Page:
What is Musical Ear Syndrome?

What is Musical Ear Syndrome?
Matthew Favinger, M.S., F-AAA
Latest posts by Matthew Favinger, M.S., F-AAA (see all)

Composers and musicians will be familiar with the experience of hearing a song “in their head,” imagining how that piece of music might go when there is no music playing in the room. These creators are not alone, and most people have had the experience of having a song stuck in their head, sometimes with incredible accuracy. Not only the vocal melody but the entire piece of music may be “heard” in the mind, complete with instruments, timbres, and even the recording quality of the piece that sticks in the memory. Sometimes a tune gets stuck in your head for so long that it almost seems like you can hear the music coming from somewhere else.

Although these experiences are quite common, a slightly different condition can be quite common: musical ear syndrome.

Understanding Musical Ear Syndrome

Rather than hearing music that you know exists only inside your head, those with musical ear syndrome actually believe that the music is external to themselves. Sometimes that music sounds like it’s coming from a neighbor’s house. In other instances, those with musical ear syndrome think the music is coming from a car parked outside the house. In one of the more extreme cases, a person took action, banging on the wall to make a neighbor turn down music that didn’t exist. The effects on social relationships in a shared living space can become incredibly strained when one person believes that music is being played at a loud level and another knows the music is not real.

Although this syndrome might seem delusional, it is in fact a non-psychiatric condition. The person with the condition experiences the neural phenomenon of sound, simply without an external stimulus to bring it about. Though other hallucinations can be linked to substances or to legitimate psychiatric problems, those with musical ear syndrome most often have hearing loss. The experience of hearing loss can be a slippery slope leading down the path of mistaken sound, including musical ear syndrome. When a person with musical ear syndrome is given an electroencephalography EEG test, clinicians can witness the very parts of the brain responsible for understanding music and language lighting up as if they had been stimulated by external sound.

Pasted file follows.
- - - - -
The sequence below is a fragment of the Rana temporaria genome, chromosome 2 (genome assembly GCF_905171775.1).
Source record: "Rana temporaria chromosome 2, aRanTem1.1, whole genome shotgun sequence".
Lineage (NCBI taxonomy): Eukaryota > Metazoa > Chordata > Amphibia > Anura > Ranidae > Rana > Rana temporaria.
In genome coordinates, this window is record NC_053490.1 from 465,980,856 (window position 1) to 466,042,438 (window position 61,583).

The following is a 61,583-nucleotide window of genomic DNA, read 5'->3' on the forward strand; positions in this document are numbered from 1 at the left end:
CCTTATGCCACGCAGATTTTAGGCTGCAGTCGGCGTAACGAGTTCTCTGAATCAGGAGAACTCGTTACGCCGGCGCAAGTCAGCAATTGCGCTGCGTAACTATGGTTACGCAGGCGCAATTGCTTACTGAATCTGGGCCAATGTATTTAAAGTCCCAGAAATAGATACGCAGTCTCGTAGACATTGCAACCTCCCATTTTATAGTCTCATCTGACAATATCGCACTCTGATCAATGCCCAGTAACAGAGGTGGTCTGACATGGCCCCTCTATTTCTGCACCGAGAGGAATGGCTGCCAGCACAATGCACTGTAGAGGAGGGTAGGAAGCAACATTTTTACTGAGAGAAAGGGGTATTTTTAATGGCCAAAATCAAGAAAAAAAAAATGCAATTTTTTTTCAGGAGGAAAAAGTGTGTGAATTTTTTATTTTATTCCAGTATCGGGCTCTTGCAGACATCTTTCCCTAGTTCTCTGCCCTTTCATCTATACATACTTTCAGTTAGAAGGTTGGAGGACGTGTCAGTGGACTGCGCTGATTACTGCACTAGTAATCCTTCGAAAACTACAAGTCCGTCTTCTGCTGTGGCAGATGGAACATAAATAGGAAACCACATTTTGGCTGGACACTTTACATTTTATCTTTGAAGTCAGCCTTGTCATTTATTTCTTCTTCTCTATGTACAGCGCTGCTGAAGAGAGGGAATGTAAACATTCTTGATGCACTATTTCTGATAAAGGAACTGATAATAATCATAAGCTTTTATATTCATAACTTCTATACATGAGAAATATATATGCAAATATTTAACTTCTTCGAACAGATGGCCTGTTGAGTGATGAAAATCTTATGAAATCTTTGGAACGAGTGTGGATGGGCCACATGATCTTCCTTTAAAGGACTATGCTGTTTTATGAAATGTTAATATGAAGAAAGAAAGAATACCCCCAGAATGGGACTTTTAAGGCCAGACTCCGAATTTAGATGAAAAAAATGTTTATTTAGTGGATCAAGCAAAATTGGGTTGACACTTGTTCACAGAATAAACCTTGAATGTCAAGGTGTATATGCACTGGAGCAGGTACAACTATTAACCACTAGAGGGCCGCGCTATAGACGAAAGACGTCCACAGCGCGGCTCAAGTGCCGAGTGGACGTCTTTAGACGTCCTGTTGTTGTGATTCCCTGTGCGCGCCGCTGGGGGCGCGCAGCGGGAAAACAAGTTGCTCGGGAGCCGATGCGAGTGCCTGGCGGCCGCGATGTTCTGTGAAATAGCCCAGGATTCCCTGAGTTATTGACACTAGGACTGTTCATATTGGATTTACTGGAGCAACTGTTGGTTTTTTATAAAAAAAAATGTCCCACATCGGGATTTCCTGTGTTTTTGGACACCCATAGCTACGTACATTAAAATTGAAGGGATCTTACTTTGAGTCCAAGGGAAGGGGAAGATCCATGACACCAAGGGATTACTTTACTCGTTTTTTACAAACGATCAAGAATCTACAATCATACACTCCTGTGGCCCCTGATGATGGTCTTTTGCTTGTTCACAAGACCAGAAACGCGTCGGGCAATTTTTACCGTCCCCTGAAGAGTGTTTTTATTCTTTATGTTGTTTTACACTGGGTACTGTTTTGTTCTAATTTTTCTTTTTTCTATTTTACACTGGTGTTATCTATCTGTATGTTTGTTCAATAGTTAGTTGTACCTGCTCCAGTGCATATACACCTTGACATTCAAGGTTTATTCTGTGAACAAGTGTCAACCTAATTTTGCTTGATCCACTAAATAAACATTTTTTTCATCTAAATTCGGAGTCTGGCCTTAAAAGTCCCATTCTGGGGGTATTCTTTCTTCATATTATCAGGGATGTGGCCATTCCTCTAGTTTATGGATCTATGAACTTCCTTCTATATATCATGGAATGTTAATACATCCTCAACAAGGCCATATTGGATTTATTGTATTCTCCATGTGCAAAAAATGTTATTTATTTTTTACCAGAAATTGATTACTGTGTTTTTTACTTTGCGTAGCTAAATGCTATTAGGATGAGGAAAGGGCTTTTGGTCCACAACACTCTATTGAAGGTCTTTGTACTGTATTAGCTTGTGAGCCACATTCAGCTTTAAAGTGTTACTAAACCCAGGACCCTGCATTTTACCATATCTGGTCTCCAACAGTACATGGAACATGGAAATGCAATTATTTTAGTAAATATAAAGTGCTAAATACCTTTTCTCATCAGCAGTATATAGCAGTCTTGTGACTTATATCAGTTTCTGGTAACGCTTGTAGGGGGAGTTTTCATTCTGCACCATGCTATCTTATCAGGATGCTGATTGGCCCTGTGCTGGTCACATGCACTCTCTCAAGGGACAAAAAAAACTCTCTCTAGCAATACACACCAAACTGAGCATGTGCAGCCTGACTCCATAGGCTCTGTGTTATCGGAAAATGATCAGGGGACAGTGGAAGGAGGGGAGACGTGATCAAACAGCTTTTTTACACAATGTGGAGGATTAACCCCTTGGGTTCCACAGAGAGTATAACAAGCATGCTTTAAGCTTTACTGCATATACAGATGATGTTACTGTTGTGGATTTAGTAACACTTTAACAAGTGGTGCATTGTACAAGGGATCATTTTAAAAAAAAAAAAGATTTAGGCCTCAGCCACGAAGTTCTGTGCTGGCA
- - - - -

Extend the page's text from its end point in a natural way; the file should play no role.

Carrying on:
Causes of Musical Ear Syndrome

You might wonder what might cause such a troubling syndrome. Some suspect that the person with the syndrome is hypersensitive to sensory stimuli through the auditory nerve. When the person also experiences hearing loss, that hypersensitive auditory cortex becomes deprived and starts to make up phantom sounds. Medications can also cause this puzzling condition. Many mood-altering medications can have the effect, as well as allergy medications such as Zyrtec and Claritin.

Some who have musical ear syndrome also report that the music occurs only in conjunction with certain household sounds such as radiators, air conditioning fans, or refrigerator motors. One confounding factor, of course, is stress. As with so many other health conditions, stress can exacerbate an otherwise manageable situation. Musical ear syndrome is no different, and stress management techniques can be incredibly effective against the challenges posed by phantom sound and musical hallucinations.

Seeking Treatment

The experience of musical ear syndrome is incredibly similar to tinnitus, which is the sensation of ringing in the ears or whirring or buzzing noise. And, just like tinnitus, hearing aids can be of assistance in the condition of musical ear syndrome. In the case of tinnitus, hearing aids can be used to cancel out the pitch of the ringing in the ears. However, in the case of musical ear syndrome it would be impossible to cancel out the complex music that comes to mind. Instead, hearing aids introduce real auditory stimuli that the brain can process. Those sounds, including a television or actual music played on the radio or other device, can provide the stimuli that the hypersensitive auditory cortex needs to stay occupied. From another angle, playing loud sounds can distract the mind from creating musical hallucinations, essentially drowning out the phantom sounds.

Visit Us at Hearing Aid Associates

If you’ve noticed changes in your hearing abilities, don’t hesitate to contact us at Hearing Aid Associates. We provide hearing tests and hearing aid fittings to ensure that you are hearing at your best!